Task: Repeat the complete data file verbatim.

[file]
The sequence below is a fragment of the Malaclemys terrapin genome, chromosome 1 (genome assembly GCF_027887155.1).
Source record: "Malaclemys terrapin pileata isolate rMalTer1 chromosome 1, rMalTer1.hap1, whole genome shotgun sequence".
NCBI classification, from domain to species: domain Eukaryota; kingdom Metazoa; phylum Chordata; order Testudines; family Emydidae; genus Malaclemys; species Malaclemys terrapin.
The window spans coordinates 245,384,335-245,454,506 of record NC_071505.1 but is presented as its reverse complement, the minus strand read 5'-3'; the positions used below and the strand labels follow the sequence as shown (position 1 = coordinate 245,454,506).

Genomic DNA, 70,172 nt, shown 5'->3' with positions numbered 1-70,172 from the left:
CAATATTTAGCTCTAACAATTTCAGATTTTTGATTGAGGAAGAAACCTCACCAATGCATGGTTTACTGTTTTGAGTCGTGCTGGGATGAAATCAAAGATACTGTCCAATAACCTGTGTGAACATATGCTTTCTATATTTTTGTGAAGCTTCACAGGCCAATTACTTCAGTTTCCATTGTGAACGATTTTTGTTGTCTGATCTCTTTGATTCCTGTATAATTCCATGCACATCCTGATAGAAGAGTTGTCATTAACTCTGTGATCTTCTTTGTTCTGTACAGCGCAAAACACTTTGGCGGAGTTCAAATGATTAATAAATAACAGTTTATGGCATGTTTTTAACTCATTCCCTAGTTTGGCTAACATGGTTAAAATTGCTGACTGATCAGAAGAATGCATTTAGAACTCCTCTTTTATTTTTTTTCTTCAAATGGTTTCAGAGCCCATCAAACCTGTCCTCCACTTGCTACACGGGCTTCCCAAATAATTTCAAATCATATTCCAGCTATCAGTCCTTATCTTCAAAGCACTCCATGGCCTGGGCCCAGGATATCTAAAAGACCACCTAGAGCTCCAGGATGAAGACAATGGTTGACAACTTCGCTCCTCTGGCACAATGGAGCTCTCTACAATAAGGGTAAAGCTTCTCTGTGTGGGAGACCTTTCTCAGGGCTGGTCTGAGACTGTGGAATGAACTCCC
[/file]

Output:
The sequence below is a fragment of the Malaclemys terrapin genome, chromosome 1 (genome assembly GCF_027887155.1).
Source record: "Malaclemys terrapin pileata isolate rMalTer1 chromosome 1, rMalTer1.hap1, whole genome shotgun sequence".
NCBI classification, from domain to species: domain Eukaryota; kingdom Metazoa; phylum Chordata; order Testudines; family Emydidae; genus Malaclemys; species Malaclemys terrapin.
The window spans coordinates 245,384,335-245,454,506 of record NC_071505.1 but is presented as its reverse complement, the minus strand read 5'-3'; the positions used below and the strand labels follow the sequence as shown (position 1 = coordinate 245,454,506).

Genomic DNA, 70,172 nt, shown 5'->3' with positions numbered 1-70,172 from the left:
CAATATTTAGCTCTAACAATTTCAGATTTTTGATTGAGGAAGAAACCTCACCAATGCATGGTTTACTGTTTTGAGTCGTGCTGGGATGAAATCAAAGATACTGTCCAATAACCTGTGTGAACATATGCTTTCTATATTTTTGTGAAGCTTCACAGGCCAATTACTTCAGTTTCCATTGTGAACGATTTTTGTTGTCTGATCTCTTTGATTCCTGTATAATTCCATGCACATCCTGATAGAAGAGTTGTCATTAACTCTGTGATCTTCTTTGTTCTGTACAGCGCAAAACACTTTGGCGGAGTTCAAATGATTAATAAATAACAGTTTATGGCATGTTTTTAACTCATTCCCTAGTTTGGCTAACATGGTTAAAATTGCTGACTGATCAGAAGAATGCATTTAGAACTCCTCTTTTATTTTTTTTCTTCAAATGGTTTCAGAGCCCATCAAACCTGTCCTCCACTTGCTACACGGGCTTCCCAAATAATTTCAAATCATATTCCAGCTATCAGTCCTTATCTTCAAAGCACTCCATGGCCTGGGCCCAGGATATCTAAAAGACCACCTAGAGCTCCAGGATGAAGACAATGGTTGACAACTTCGCTCCTCTGGCACAATGGAGCTCTCTACAATAAGGGTAAAGCTTCTCTGTGTGGGAGACCTTTCTCAGGGCTGGTCTGAGACTGTGGAATGAACTCCC